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Man in the Mirror

John Howard Griffin and the Story of Black Like Me

This book can be downloaded and read in iBooks on your Mac or iOS device.


First published by Orbis Books in 1997, Man in the Mirror tells the story behind Black Like Me, a book that astonished America upon its publication in 1961, and remains an American classic 50 years later. In 1959 a white writer darkened his skin and passed for a time as a "Negro" in the Deep South. John Howard Griffin was that writer, and his book Black Like Me swiftly became a national sensation. Few readers know of the extraordinary journey that led to Griffin's risky "experiment"—the culmination of a lifetime of risk, struggle, and achievement. A native of Texas, Griffin was a medical student who became involved in the rescue of Jews in occupied France; a U.S. serviceman among tribal peoples in the South Pacific, where he suffered an injury that left him blinded for a decade; a convert to Catholicism; and, finally, a novelist and writer. All these experiences fed Griffin's drive to understand what it means to be human, and how human beings can justify treating their fellows—of whatever race or physical description—as "the intrinsic Other." After describing this journey and analyzing the text of Black Like Me, Robert Bonazzi treats the dramatic aftermath of Griffin's experiment and life. Man in the Mirror provides a fascinating look at the roots of this important book, and offers reflections on why, after all these years, it retains its impact and relevance. 

From Publishers Weekly

Sep 01, 1997 – In 1959, John Howard Griffin, a white man, chemically altered the color of his skin to become a black man, and entered black society in the Deep South so that he could experience firsthand the harshness and prejudice of segregation. His book, Black Like Me, described his experiences to an audience that was fascinated by the sensational aspects of his journey. At the heart of Griffin's experience, however, was a deeply spiritual notion that we see in all human beings our "intrinsic other." Bonazzi, who was close to Griffin, here traces the journey of John Howard Griffin from his early life through the aftermath of the publication of Black Like Me. Through interviews and close readings of Black Like Me, a portrait of Griffin as a compassionate man deeply committed to social justice through love emerges. In the first section of the book, Bonazzi explores Griffin's life to show that his background in a racist family and community in Texas militated against his journey toward justice. But, through his years as a student in Paris as well as through his own physical blindness, Griffin became a man who worked tirelessly, though primarily through his writings, for racial justice. In the final section of the book, Bonazzi uses Griffin's letters, novels and journals to show how deeply his Catholic faith, particularly his long friendship with Thomas Merton, informed his vision of himself as a priest to others through his writings. While Bonazzi's book gives a fascinating portrait of an important personality in American history, his style of piling quotation upon quotation makes for tiresome reading.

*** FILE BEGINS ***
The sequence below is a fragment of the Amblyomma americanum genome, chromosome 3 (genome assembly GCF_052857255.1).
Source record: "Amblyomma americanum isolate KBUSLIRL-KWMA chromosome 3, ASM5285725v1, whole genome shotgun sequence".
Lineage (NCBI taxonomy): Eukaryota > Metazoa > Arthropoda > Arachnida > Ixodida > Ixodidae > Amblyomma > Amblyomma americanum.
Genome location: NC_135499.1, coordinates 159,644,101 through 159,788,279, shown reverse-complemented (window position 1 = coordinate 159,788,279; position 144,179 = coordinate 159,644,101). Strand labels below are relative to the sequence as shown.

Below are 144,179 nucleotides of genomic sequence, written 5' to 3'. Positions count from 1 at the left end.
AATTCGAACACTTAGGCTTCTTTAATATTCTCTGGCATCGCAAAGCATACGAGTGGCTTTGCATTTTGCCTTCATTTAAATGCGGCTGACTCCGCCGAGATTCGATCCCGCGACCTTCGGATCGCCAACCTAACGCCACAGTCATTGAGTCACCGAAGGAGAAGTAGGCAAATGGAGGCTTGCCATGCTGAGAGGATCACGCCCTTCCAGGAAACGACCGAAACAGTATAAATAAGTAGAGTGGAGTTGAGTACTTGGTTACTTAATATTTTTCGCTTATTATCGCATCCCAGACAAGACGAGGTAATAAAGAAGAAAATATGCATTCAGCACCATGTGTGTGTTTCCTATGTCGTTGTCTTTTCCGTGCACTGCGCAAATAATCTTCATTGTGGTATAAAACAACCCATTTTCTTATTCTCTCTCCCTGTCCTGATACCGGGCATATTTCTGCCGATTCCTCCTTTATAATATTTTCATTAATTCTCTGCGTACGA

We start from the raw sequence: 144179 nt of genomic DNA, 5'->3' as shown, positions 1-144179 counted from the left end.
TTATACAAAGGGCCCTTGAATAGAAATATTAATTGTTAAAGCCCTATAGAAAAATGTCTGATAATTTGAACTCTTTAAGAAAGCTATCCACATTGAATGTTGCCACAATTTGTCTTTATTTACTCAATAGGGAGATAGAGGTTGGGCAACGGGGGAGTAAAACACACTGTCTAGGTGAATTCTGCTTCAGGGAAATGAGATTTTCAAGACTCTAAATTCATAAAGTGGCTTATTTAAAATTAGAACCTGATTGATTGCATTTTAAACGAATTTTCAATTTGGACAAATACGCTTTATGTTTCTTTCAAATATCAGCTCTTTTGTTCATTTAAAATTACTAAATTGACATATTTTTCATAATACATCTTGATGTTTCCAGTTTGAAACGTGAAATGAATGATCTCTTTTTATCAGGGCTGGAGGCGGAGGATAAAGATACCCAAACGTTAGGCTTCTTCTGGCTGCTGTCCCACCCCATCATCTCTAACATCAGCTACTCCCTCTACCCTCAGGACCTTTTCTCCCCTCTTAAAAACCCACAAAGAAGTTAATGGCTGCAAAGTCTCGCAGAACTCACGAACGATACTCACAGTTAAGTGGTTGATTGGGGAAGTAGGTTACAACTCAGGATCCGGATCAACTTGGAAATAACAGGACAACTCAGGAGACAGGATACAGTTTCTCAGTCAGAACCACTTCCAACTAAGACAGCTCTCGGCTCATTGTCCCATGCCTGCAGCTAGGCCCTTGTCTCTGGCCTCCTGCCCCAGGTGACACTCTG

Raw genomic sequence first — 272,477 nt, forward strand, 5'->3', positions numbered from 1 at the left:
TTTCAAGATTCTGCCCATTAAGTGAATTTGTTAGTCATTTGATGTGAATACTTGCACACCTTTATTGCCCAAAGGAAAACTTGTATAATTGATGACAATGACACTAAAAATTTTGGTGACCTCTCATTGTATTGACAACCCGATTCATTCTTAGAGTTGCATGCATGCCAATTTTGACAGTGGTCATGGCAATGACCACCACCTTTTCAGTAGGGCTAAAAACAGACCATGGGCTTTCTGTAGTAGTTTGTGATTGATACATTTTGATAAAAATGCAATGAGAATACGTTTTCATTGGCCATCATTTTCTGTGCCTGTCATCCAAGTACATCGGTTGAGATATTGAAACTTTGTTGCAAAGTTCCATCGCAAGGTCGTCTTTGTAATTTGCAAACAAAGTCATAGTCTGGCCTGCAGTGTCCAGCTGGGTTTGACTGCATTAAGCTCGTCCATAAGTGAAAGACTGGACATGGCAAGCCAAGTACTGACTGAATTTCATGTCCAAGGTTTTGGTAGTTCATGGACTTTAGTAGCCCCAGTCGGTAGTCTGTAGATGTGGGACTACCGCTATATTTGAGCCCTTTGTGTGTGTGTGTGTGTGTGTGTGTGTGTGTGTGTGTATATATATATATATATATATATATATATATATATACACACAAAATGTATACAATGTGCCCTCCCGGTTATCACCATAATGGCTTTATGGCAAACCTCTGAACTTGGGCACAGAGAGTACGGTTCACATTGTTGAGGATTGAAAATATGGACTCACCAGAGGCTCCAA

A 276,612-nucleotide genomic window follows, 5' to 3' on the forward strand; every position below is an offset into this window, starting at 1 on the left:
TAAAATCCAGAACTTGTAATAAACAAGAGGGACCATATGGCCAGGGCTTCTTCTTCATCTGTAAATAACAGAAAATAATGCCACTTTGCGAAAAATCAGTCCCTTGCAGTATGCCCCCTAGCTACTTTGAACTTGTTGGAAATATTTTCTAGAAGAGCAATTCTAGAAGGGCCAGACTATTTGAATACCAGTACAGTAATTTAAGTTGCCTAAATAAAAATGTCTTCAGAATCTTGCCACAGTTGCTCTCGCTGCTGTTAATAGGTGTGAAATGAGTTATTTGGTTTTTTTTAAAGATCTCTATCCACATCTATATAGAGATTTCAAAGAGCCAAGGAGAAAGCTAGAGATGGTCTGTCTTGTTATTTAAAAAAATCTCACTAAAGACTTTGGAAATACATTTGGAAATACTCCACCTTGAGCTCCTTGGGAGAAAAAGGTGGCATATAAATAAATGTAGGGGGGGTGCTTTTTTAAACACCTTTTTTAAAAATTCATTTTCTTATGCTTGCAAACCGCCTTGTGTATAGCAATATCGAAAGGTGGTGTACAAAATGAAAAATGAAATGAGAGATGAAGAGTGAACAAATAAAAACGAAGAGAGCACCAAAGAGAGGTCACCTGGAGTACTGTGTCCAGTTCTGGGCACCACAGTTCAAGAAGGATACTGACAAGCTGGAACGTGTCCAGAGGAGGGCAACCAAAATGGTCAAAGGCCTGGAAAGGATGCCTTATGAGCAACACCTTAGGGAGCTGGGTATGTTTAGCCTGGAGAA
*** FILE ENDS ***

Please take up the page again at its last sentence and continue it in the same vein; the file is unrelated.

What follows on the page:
Man in the Mirror
View in iTunes
  • $11.99
  • Available on iPhone, iPad, iPod touch, and Mac.
  • Category: Biographies & Memoirs
  • Published: Oct 01, 2010
  • Publisher: Wings Press
  • Seller: Chicago Review Press, Inc. DBA Independent Publishers Group
  • Print Length: 227 Pages
  • Language: English
  • Requirements: To view this book, you must have an iOS device with iBooks 1.3.1 or later and iOS 4.3.3 or later, or a Mac with iBooks 1.0 or later and OS X 10.9 or later.

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